Tunohopu Carving

Tunohopu carving, Rotorua,

Public Art : Tunohopu carving

Sculptor : © Rakei Kingi

Description : A painted wooden carving depicting tribal chief Tunohopu clutching his much loved son to his chest.

Location : This is one of two carvings guarding the Malfroy Geysers (the other being the Oruawhata Carving)  in Government Gardens, Rororua, New Zealand .  

Date Unveiled : The Tunohopu carving was unveiled on the 30th August, 2007.

So who was Tunohopu? : Tunohopu was a chief who lived on the shores of Lake Rotorua with his wives and children. One morning, before dawn, the Ngati-Tuwharetoa tribe from Taupo decided to raid their village. Tunohopu and his family sort shelter in a cave but in all the commotion accidentally left his son Tai-operua behind. It was later discovered Tunohopu's son had not been killed but kidnapped by Tamamutu, the leader of the war party. On hearing this, Tunohopu decided to find his son and bring him back home. He knew his tribe was no match against the Ngati-Tuwharetoa so instead set off to Taupo to face Tamamutu alone.

When he arrived  he asked a small boy “Where is Tamamutu’s house?” then bravely walked through the enemy's village straight to Tamamutu’s door.

Tamamutu was surprised and shocked at seeing Tunohopu standing there but marveled at his audacity and bravery. Even more so when Tunohopu told him he had traveled from Rotorua to retrieve his son or die in the attempt.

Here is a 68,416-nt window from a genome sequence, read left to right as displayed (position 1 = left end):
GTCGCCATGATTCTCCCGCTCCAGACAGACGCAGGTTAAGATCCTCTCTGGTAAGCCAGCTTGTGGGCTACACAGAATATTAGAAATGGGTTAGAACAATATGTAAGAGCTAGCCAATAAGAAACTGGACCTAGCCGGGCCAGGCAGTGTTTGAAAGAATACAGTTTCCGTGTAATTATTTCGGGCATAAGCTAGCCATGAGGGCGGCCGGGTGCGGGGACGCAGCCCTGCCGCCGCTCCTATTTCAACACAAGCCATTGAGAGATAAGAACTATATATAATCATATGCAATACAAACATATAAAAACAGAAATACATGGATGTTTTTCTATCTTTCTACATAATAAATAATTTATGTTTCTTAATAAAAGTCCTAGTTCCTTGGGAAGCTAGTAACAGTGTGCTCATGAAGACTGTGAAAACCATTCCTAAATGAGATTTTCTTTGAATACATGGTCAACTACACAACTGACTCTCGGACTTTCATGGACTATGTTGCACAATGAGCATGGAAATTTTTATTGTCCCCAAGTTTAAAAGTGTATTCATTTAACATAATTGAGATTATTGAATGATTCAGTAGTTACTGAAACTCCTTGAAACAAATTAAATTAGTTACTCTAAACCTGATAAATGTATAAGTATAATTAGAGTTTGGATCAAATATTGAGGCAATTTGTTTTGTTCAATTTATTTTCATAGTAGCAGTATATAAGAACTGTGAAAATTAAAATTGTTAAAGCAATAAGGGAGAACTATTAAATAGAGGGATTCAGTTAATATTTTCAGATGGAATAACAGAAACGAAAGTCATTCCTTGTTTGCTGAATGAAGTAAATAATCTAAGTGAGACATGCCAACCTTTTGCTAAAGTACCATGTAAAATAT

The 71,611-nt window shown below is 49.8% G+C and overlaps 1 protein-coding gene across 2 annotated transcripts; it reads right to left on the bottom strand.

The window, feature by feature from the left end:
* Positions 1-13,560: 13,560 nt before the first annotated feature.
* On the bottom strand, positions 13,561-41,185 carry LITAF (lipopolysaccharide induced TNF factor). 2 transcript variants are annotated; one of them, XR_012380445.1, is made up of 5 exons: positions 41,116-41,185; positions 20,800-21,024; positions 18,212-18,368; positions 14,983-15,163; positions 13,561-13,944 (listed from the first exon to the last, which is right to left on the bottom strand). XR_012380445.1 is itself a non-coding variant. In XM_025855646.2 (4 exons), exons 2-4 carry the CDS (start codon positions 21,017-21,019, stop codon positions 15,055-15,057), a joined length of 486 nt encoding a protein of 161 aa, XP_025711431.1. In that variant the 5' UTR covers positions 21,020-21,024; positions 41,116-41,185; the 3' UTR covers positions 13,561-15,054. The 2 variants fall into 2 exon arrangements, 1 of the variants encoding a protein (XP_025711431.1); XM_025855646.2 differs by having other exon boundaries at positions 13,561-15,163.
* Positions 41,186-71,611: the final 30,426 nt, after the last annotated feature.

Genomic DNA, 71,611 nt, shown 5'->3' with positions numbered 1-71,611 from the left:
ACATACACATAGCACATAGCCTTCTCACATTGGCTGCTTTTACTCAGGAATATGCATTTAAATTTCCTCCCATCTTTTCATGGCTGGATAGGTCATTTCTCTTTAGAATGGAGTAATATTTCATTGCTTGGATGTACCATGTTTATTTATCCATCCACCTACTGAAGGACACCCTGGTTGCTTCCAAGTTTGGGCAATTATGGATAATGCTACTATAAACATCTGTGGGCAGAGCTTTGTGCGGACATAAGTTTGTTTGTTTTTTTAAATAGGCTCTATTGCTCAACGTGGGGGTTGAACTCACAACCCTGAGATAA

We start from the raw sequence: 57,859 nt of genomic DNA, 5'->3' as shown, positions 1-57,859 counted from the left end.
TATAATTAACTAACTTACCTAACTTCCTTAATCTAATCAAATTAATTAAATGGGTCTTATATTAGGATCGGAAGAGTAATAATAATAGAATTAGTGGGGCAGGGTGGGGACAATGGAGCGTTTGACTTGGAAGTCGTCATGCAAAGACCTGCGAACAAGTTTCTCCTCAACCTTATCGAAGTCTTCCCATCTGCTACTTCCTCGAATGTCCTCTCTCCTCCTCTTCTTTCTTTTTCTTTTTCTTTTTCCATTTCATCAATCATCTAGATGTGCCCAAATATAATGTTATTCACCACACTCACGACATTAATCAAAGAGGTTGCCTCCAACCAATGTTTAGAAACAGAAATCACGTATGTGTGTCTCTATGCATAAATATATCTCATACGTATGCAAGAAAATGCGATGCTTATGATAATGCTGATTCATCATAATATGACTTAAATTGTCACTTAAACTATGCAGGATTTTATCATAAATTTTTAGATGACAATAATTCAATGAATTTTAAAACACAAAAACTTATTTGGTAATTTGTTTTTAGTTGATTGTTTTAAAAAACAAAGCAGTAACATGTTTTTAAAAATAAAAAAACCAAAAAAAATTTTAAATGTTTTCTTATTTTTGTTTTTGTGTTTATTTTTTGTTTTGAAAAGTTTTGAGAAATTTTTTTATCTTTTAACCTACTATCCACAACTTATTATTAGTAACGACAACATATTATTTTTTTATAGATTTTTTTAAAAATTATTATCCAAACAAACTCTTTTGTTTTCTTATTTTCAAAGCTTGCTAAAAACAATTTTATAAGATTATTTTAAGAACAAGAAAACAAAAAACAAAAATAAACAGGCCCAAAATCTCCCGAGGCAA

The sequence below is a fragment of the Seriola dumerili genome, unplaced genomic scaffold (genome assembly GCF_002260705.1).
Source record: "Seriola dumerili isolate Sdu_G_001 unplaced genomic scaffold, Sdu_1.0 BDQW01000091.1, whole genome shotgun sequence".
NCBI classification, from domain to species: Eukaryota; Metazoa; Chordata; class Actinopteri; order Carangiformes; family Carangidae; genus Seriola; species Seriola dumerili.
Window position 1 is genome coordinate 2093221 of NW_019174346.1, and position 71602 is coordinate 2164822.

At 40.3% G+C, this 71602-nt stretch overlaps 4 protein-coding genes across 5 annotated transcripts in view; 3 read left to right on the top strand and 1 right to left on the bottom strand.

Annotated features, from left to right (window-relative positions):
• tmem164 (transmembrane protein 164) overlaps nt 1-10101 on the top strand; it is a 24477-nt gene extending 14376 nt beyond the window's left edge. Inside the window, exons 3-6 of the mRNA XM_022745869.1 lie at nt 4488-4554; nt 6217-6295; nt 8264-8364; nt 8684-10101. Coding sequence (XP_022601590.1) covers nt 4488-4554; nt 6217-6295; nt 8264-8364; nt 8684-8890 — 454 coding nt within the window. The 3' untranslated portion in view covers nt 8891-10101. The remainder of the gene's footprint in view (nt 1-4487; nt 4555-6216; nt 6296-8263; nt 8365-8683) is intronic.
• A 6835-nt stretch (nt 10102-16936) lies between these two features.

Tamamutu told the brave warrior that he would give back his son but only after he had been presented to the tribe. Tunohopu was given the finest of garments by Tamamutu to wear so he could look noble and chieftain-like in front his enemies and was then told to stand in the doorway of Tamamutu's house with his spear in hand.

Tamamutu then walked to the village square and shouted at the top of his voice “He taua e! He taua e!” (“A war-party! A war-party !”). On hearing this all the men of the village grabbed their spears and clubs and ran to the perimeters of the village gates looking for the enemy invasion. Tamamutu then climed onto the roof of his house and cried “He taua e! He taua kua uru ki to pa! Tenei e! Tenei kai roto i te whare!” (“A war-party! A war-party has entered the village! Here it is, here within the house!”).

The stunned warriors rushed to the chief's house and saw their old enemy standing there, now a noble figure adorned in chiefly garb. Instead of killing Tunohopu where he stood, they realized he was standing in the shelter of the sacred threshold and was in fact their chief's guest.

The tribespeople gathered around the house eager to hear the chief's explanation. He told them of the brave Rotorua warrior's solo journey, not with the intent for retribution or war but to simply find his son. At the end of the tale the people of Taupo were estatic and in awe of his courage and determination. Tamamutu ordered Tunohopu's son to be brought to the house where he was handed over to the now weeping warrior.

That night, during song and celebrations, the two chiefs made peace and declared an end to their fighting. Tunohopu would stay for many more days as an honored guest. On his return to Rotorua he was accompanied by several Taupo tribes people who helped carry food and gifts for the people of Kawaha.

Tunohopu carving, public art, Rotorua

Malfroy Geysers, Government Gardens, Rotorua

 

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